The 12-inch diameter pipeline is to have a design capacity of 120 MMcf/d, and the 36-inch diameter line is to have a design capacity of 1 Bcf/d. Colombia said having a dual-pipeline project “…provides an added measure of reliability to better assure service to the highest-priority customers.”
Construction on the Mexican side of the border would be subject to the country’s regulation and undertaken on behalf of Impulsora. The proposed facilities do not include any liquefied natural gas (LNG) infrastructure, nor does the project contemplate attachment to any LNG facilities, Colombia said.
In the Eagle Ford, Howard directly or indirectly owns and operates more than 500 miles of mainly 12- and 20-inch diameter gathering pipelines. It has three distinct systems: EFG, the Cuervo Creek Gathering System (CCG) and the Maverick Dimmit & Zavala Gathering (MDZG) system. They gather production from the Eagle Ford, Escondido, Olmos and Pearsall formations, among others.
EFG consists of 133.5 miles of pipeline designed for lean gas service in Webb County, TX. The system includes more than 410 MMcf/d of transport capacity, as well as 145 MMcf/d of treating and dehydration capacity. It interconnects with Kinder Morgan Inc. and ConocoPhillips systems.
The CCG system consists of 85.5 miles of pipeline designed for rich gas transport, and is also located in Webb County. The CCG system has more than 410 MMcf/d of capacity and provides interconnects with Kinder Morgan, ConocoPhillips, and DCP Midstream lines. It serves as the primary gathering system in support of Howard Energy’s recently completed Reveille Processing Plant, a 200 MMcf/d cryogenic processing plant in Webb County.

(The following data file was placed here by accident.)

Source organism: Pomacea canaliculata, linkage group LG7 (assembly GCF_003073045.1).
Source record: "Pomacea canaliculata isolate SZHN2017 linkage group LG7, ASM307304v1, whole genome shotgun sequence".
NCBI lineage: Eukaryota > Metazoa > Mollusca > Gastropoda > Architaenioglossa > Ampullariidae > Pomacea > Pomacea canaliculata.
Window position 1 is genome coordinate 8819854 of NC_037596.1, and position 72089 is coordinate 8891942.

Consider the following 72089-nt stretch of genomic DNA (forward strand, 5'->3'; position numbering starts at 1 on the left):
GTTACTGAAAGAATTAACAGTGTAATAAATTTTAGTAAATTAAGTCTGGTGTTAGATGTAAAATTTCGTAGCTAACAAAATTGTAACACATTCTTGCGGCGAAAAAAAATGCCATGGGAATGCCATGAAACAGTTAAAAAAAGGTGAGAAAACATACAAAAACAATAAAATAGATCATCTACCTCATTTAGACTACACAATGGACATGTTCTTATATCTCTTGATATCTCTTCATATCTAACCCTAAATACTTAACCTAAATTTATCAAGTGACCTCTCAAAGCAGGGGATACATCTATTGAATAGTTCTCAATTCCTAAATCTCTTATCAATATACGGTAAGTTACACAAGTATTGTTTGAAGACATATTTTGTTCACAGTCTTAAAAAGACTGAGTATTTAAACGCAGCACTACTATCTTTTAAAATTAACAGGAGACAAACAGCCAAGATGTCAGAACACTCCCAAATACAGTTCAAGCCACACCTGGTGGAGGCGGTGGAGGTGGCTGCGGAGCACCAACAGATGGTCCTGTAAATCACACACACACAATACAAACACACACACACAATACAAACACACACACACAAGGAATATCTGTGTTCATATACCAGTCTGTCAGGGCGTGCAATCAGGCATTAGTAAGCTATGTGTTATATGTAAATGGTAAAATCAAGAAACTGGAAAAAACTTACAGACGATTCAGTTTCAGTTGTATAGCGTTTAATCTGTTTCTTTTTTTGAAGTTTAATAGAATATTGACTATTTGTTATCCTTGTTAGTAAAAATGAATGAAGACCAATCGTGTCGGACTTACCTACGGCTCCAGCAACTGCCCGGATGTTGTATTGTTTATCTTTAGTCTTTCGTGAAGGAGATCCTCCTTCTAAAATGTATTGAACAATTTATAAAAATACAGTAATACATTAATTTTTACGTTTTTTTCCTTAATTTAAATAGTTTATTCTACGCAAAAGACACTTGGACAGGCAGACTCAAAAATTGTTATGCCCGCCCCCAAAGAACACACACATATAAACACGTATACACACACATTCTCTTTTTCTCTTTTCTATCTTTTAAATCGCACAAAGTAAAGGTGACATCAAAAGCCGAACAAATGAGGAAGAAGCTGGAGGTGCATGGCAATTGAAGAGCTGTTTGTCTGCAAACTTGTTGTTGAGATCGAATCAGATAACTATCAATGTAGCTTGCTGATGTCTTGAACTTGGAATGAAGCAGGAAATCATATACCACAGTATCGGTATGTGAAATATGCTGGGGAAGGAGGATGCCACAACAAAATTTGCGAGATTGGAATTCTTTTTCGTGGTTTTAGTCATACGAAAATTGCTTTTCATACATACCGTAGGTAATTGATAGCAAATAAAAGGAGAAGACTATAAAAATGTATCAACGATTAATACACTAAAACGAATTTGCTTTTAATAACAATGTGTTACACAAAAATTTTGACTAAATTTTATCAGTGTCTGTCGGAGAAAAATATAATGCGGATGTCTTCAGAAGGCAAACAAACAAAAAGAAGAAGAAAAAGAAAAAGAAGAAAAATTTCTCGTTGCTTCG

The MDZG system consists of 351.8 miles of pipeline designed for both rich and lean gas service in Maverick, Dimmit, Zavala and Frio counties. It interconnects with Enterprise Products Partners LP, Energy Transfer Partners LP, TexStar Midstream Services LP, and West Texas Gas lines.
Colombia said it plans to file with the U.S. Department of Energy (DOE) for a Natural Gas Act Section 3 short-term authorization to export gas to Mexico, which is a free-trade agreement partner of the United States. However, Colombia said customers of the border crossing project are expected to have or obtain DOE import/export authorization. “…[T]he export of natural gas for these customers utilizing the border crossing project facilities will rely on the customer’s respective DOE authorization for such export.”
Numerous projects have been proposed or are in the works to meet growing gas demand in Mexico, which in recent years has been focusing its limited resources on growing oil production at the expense of gas (see Daily GPI, May 29).
In May Energy Transfer Partners LP subsidiaries struck 15-year agreements with Mexico’s electric utility, Comision Federal de Electricidad, to provide transportation services for 930,000 MMBtu/d (see Daily GPI, May 7; March 20). Late last year FERC approved NET Mexico Pipeline Partners LLC’s request to build border-crossing facilities to export U.S. gas to serve power generation demand (see Daily GPI, Nov. 11, 2013).